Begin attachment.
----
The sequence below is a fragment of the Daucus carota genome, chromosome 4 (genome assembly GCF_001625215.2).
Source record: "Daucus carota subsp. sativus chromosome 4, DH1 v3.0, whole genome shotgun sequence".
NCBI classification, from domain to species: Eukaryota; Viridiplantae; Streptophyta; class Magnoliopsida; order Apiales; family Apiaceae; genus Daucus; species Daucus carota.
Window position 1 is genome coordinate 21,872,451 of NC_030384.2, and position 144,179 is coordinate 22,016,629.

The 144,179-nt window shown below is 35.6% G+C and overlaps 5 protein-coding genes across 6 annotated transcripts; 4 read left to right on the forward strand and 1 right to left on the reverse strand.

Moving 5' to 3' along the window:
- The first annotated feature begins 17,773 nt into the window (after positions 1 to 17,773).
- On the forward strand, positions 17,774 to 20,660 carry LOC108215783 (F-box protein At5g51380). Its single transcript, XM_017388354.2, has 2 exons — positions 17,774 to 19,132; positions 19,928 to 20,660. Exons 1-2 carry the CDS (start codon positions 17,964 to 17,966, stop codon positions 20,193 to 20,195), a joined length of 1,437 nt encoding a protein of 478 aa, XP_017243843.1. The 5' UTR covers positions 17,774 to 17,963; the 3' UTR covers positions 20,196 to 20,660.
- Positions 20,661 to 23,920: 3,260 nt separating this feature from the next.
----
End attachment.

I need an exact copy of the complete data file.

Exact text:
The sequence below is a fragment of the Daucus carota genome, chromosome 4 (genome assembly GCF_001625215.2).
Source record: "Daucus carota subsp. sativus chromosome 4, DH1 v3.0, whole genome shotgun sequence".
NCBI classification, from domain to species: Eukaryota; Viridiplantae; Streptophyta; class Magnoliopsida; order Apiales; family Apiaceae; genus Daucus; species Daucus carota.
Window position 1 is genome coordinate 21,872,451 of NC_030384.2, and position 144,179 is coordinate 22,016,629.

The 144,179-nt window shown below is 35.6% G+C and overlaps 5 protein-coding genes across 6 annotated transcripts; 4 read left to right on the forward strand and 1 right to left on the reverse strand.

Moving 5' to 3' along the window:
- The first annotated feature begins 17,773 nt into the window (after positions 1 to 17,773).
- On the forward strand, positions 17,774 to 20,660 carry LOC108215783 (F-box protein At5g51380). Its single transcript, XM_017388354.2, has 2 exons — positions 17,774 to 19,132; positions 19,928 to 20,660. Exons 1-2 carry the CDS (start codon positions 17,964 to 17,966, stop codon positions 20,193 to 20,195), a joined length of 1,437 nt encoding a protein of 478 aa, XP_017243843.1. The 5' UTR covers positions 17,774 to 17,963; the 3' UTR covers positions 20,196 to 20,660.
- Positions 20,661 to 23,920: 3,260 nt separating this feature from the next.